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General Questions and Answers For learning, sharing your experience, and exchanging information about Multiple Sclerosis. Please discuss medications in the Medications forum, and natural supplements in Tara's forum.

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  #1  
Old 03-22-2012, 05:26 PM
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BlessedWyoMom BlessedWyoMom is offline
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What have you done for YOU lately? (this week)

Yup, I'm going to keep asking. I think it's important for us to do things to make ourselves feel good on a regular basis. At least for me, I am trying to stay out of the pity party pit and be open to having a positive and giving attitude. I know that this will be beneficial for my husband, my children and me. Now that my 9-year-old son also has an autoimmune disease (Type I diabetes), I know that it's more important than ever to demonstrate a positive rather than fatalist attitude about my illness.

I have been approved for Tysbari for quite a while, but starting it was put on the back burner with my son getting sick and adjusting to our family's "new normal" of blood sugar testing and insulin dosing.


I was supposed to have my pre-Tysabri MRI the week my son was in the hospital so I had to cancel it, but finally rescheduled it for today. My neuro only did a cranial rather than the usual cranial, cervical spine and thoracic spine MRI to serve a baseline to compare to my future PML-monitoring MRIs. The amount/size/number of lesions has essentially remained unchanged since my May 2011 MRI. I have one active lesion.

This is all good news, but it does not change the fact that my disease progression has changed drastically in the last year or that I don't struggle with things I never have until the last year, including cog fog, sustained mobility issues, dizziness and vertigo.

While I am anxious about begin. ning Tysabri, I scheduled my first infusion for tomorrow. My neuro's office is also an infusion site, so I will be in familiar surroundings with my neuro just down the hall. The nurse practitioner said that most people are pretty anxious for their first infusion, but overall tend to find it anticlimactic. Though I'm scared, I know it's time to take care of myself. I've been off all DMDs since July 2011 so it's time.

Also, I've spent a lot of time watching the Decorah, IA eagle nest that Lexie posted about.

So, that's what I've done for myself so far this week!
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  #2  
Old 03-22-2012, 05:46 PM
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TheBeans TheBeans is offline
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Lisa, it sounds like you've taken a lot of positive and strong steps to improve your world, your outlook and being sure to do something for you! Good job!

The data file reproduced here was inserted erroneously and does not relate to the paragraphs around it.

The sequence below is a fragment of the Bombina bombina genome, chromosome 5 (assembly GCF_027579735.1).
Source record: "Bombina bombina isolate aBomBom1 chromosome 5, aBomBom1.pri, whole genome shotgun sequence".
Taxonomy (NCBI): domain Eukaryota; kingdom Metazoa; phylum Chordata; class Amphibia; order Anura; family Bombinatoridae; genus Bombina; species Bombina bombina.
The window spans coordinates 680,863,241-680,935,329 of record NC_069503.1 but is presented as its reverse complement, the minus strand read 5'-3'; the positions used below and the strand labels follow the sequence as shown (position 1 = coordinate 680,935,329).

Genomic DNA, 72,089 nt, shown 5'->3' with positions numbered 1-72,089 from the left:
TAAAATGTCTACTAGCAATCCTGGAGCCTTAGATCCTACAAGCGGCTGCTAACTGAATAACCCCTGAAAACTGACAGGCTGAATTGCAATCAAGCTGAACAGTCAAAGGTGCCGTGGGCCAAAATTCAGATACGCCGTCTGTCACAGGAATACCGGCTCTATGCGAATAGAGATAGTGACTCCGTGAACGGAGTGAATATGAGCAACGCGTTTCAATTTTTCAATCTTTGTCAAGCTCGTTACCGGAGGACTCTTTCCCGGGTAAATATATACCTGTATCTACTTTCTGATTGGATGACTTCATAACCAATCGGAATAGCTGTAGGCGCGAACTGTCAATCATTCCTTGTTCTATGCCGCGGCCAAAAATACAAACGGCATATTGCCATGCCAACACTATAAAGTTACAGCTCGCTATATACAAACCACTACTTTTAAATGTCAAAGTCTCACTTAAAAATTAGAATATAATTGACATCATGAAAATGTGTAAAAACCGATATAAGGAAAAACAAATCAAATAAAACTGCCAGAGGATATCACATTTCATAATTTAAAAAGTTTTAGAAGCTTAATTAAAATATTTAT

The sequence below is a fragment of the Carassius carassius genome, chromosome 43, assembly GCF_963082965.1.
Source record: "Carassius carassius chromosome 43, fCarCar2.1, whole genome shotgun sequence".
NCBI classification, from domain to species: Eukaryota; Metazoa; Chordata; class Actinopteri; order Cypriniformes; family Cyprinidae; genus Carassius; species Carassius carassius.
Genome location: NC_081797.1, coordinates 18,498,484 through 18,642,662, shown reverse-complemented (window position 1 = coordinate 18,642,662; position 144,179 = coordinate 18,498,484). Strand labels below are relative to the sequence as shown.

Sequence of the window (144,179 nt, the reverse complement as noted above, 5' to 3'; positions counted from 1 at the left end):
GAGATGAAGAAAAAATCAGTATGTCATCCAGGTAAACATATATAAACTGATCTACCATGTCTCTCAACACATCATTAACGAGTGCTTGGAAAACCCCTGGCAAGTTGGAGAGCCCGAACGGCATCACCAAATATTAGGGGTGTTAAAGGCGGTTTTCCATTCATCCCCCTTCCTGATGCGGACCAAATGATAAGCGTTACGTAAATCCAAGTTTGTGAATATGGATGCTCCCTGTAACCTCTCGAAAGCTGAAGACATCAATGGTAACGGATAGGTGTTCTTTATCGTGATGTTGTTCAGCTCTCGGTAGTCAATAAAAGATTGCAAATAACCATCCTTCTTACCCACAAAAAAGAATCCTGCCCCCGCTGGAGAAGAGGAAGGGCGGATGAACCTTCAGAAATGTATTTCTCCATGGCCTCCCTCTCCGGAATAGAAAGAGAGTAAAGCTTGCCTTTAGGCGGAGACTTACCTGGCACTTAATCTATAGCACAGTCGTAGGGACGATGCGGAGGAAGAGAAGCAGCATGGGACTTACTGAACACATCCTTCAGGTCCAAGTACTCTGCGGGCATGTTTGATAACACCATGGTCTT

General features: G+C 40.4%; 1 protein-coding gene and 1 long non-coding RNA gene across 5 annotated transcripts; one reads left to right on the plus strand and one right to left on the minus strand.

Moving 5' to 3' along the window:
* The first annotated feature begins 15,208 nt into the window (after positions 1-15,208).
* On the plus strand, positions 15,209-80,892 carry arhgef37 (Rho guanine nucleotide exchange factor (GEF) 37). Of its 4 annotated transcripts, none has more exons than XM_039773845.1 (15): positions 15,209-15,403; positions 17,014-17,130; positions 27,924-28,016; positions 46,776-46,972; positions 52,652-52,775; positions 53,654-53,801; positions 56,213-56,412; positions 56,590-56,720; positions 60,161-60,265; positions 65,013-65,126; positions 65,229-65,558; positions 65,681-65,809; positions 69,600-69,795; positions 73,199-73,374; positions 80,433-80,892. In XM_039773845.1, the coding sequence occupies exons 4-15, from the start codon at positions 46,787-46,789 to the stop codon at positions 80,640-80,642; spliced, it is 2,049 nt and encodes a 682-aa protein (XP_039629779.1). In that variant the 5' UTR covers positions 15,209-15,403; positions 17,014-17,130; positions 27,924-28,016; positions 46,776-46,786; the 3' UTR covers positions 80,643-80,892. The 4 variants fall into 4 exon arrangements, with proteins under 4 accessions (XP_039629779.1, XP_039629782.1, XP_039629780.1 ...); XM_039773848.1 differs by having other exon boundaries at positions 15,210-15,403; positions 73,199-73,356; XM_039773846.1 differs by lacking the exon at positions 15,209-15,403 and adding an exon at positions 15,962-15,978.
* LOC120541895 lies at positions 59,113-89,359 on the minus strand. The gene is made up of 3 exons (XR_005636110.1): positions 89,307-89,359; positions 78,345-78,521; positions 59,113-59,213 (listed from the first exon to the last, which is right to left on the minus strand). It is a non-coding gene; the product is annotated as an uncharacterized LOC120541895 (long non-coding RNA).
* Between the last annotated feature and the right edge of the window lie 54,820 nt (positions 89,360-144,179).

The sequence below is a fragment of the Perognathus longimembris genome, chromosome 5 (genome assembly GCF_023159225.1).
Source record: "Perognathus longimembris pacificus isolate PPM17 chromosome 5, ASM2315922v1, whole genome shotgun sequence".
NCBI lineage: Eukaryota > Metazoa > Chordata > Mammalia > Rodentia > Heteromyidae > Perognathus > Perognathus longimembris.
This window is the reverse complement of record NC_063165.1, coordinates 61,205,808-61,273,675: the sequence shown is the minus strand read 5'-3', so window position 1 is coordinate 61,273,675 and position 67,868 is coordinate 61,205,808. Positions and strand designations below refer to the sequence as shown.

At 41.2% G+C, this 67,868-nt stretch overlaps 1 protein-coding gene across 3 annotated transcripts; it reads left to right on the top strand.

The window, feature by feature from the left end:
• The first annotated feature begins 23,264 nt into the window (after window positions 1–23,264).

Let's see....for me, I finished some sewing I'd been planning on doing for our travel trailer and it turned out better than I had thought it would, so that made me smile. Tonight I am giving my poor, dry, cracked hands a dip in a warm parafin wax bath, so that's a good thing.

Oh, and I gave myself permission to sleep in late every day this week because I've been battling fatigue like crazy lately.
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Old 03-23-2012, 02:24 PM
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Lisa, it sounds like you've taken a lot of positive and strong steps to improve your world, your outlook and being sure to do something for you! Good job!
I have come to realize that I must make a conscious, daily decision to have a positive attitude. My first 13 years following diagnosis were relatively benign MS-wise. The last year has been very difficult. I realized that I was finally going through some of the steps most go through at initial diagnosis. When I was diagnosed, I was young (20) and still foolishly thought I was invincible. No dumb autoimmune disease was going to slow me down. I don't think it was denial, but I recovered very quickly and had very few problems for many years and just assumed that's how the course of my MS would be forever.

I have been wallowing in a pity party and "giving in" for too long and need some accountability to make sure I live more positively. I think it's especially important with my son's new diagnosis of diabetes. I want him to realize that he can still do whatever he wants, despite his life-changing illness.



Quote:
Tonight I am giving my poor, dry, cracked hands a dip in a warm parafin wax bath, so that's a good thing.
I live in Wyoming where it is very dry and my skin, hands y a paraffin bath sometime.
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Old 03-23-2012, 08:14 PM